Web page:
Senate Panel Approves Measure Creating Opt-Out System for Student Surveys
TRENTON – A bill sponsored by Senators Shirley K. Turner and Joseph F. Vitale that would enable school districts to more easily collect vital data from students was approved by the Senate Education Committee today. The bill (S-1696) would permit students to participate in voluntary surveys if the district sends prior written notification to the students’ parents.
The measure would help remove some of the barriers that impede New Jersey’s ability to collect data important to public health and safety issues affecting the state’s student population, particularly data needed to comply with federal reporting requirements or to help obtain grants. In light of this, numerous non-profit agencies and federal grantees have halted their surveys or are seriously struggling to comply with the provisions of the current statutes.
“Requiring written approval for every survey or assessment given to students not only creates a burden on parents, but also impedes a school’s ability to comply with the myriad of federal and state requirements,” said Sen. Turner (D-Mercer).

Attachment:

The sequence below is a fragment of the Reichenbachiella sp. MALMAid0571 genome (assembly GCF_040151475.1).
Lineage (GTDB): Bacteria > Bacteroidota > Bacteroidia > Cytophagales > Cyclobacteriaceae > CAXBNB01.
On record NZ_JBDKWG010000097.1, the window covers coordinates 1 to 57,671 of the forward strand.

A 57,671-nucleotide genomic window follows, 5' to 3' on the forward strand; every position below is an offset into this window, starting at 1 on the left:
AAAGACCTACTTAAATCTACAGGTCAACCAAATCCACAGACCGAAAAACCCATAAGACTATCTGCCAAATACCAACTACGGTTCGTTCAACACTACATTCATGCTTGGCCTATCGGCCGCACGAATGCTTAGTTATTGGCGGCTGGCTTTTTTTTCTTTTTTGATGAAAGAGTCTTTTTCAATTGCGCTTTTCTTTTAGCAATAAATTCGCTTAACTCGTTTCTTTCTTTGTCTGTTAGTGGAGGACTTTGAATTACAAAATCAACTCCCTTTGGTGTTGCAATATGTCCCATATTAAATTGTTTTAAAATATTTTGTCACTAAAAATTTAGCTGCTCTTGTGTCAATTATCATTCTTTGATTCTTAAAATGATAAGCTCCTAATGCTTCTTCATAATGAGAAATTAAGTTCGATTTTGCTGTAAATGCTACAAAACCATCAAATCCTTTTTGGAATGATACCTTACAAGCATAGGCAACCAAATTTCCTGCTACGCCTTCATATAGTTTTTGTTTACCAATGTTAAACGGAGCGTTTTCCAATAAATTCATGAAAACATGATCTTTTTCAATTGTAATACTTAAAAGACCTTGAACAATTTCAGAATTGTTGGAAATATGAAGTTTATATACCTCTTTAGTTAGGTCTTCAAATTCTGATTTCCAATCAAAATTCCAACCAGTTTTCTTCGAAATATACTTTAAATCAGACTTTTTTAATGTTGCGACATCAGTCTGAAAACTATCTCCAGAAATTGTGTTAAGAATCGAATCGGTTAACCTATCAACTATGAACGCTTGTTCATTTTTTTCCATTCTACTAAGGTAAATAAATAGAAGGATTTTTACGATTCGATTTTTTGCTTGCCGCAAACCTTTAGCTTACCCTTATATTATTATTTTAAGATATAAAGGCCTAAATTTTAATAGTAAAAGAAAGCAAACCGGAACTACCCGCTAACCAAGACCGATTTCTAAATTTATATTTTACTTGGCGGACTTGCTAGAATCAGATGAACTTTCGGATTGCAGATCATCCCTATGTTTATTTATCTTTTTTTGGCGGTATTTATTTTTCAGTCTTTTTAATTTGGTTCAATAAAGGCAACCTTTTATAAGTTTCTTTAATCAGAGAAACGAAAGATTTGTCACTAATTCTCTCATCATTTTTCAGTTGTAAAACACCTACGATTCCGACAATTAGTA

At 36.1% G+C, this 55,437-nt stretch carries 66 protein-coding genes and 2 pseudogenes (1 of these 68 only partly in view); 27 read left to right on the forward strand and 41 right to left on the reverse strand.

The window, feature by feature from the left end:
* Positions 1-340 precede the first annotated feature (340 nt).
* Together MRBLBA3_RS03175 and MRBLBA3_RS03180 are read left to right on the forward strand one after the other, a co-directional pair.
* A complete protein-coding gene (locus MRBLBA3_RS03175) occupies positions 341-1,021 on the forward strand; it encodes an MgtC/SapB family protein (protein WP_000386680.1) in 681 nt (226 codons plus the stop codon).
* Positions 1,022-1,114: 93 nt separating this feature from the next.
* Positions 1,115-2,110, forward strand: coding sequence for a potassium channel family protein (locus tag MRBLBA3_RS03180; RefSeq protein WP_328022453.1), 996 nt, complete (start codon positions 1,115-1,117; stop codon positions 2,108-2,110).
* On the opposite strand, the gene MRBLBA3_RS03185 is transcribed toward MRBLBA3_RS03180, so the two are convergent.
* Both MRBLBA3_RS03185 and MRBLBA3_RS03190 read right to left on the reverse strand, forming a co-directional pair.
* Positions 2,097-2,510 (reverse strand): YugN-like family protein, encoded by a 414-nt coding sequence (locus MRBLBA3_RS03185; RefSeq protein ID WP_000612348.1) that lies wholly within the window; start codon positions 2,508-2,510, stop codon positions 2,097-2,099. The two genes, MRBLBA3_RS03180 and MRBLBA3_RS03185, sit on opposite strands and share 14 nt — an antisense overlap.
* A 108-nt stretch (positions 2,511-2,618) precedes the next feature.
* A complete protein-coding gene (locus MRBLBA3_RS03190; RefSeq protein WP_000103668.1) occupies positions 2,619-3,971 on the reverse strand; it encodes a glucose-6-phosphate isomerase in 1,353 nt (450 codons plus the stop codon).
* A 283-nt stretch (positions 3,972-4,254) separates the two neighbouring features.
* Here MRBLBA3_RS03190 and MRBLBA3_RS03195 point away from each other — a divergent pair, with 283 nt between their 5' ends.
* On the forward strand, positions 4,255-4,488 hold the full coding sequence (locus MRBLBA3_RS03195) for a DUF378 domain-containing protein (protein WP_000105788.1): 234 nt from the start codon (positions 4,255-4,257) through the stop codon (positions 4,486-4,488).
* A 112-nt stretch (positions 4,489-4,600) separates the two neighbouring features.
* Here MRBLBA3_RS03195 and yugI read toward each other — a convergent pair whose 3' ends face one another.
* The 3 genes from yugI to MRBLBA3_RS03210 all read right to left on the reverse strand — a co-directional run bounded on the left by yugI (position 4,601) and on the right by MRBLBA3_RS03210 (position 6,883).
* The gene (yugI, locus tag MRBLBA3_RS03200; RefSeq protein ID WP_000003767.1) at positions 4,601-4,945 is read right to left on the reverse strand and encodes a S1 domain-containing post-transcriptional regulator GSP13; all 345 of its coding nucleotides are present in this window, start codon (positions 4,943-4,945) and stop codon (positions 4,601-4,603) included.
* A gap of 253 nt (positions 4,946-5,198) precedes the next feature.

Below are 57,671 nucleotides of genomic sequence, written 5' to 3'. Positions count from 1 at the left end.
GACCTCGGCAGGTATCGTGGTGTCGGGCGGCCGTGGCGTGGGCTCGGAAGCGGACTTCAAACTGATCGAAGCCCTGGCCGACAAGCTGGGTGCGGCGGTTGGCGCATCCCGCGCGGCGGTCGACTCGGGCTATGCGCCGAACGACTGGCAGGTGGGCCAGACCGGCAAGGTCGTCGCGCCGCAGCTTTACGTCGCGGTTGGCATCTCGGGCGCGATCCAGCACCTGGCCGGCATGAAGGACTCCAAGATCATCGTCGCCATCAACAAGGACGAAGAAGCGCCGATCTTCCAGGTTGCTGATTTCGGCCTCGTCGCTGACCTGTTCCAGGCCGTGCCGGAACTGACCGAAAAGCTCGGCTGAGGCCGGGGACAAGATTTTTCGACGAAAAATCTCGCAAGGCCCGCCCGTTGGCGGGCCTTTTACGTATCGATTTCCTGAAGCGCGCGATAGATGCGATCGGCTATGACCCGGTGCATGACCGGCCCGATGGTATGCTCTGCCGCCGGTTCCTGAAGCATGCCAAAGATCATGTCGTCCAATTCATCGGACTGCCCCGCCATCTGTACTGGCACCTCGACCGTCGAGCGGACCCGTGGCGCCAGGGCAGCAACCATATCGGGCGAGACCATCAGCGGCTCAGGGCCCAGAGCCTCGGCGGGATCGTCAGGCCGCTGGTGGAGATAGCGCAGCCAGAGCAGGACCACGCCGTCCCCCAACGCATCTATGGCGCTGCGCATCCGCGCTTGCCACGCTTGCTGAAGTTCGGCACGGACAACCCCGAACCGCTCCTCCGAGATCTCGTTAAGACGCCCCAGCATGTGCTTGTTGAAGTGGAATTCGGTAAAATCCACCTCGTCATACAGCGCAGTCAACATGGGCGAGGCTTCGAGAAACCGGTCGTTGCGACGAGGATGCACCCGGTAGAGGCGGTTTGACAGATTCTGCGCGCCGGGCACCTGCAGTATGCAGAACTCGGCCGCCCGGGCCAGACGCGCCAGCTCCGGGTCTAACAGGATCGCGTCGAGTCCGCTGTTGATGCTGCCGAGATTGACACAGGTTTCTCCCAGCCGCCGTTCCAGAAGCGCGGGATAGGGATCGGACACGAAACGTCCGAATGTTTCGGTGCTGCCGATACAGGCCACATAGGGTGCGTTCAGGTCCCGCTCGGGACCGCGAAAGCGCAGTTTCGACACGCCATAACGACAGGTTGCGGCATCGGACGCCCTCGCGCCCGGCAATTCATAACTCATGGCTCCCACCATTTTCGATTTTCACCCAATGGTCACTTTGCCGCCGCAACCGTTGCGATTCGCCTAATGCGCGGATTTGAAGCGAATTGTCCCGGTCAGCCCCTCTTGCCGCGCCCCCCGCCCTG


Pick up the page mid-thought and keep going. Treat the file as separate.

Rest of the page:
“This simple change will help preserve a parent’s rights to determine what activities a child participates in, while also helping schools more effectively handle administrative requirements,” said Sen. Vitale (D-Middlesex).
Under current law, a school district is required to receive written informed consent from a student’s parent or legal guardian prior to administering certain academic or non-academic surveys, assessments, analyses or evaluations to its students. This bill would amend this provision of the law to require that school districts obtain written consent only if students are required to complete the survey, assessment, analysis or evaluation.
Under the bill’s provisions if a survey or assessment is voluntary, a student will be permitted to participate as long as the district sends prior written notification to the student’s parent or guardian. The bill would require that the notification to parents include detailed information on the nature of the inquiry and also indicate that failure to respond to the notice indicates approval of the student’s participation, essentially creating an opt-out system for voluntary inquiries.
The bill now heads to the full Senate for approval.
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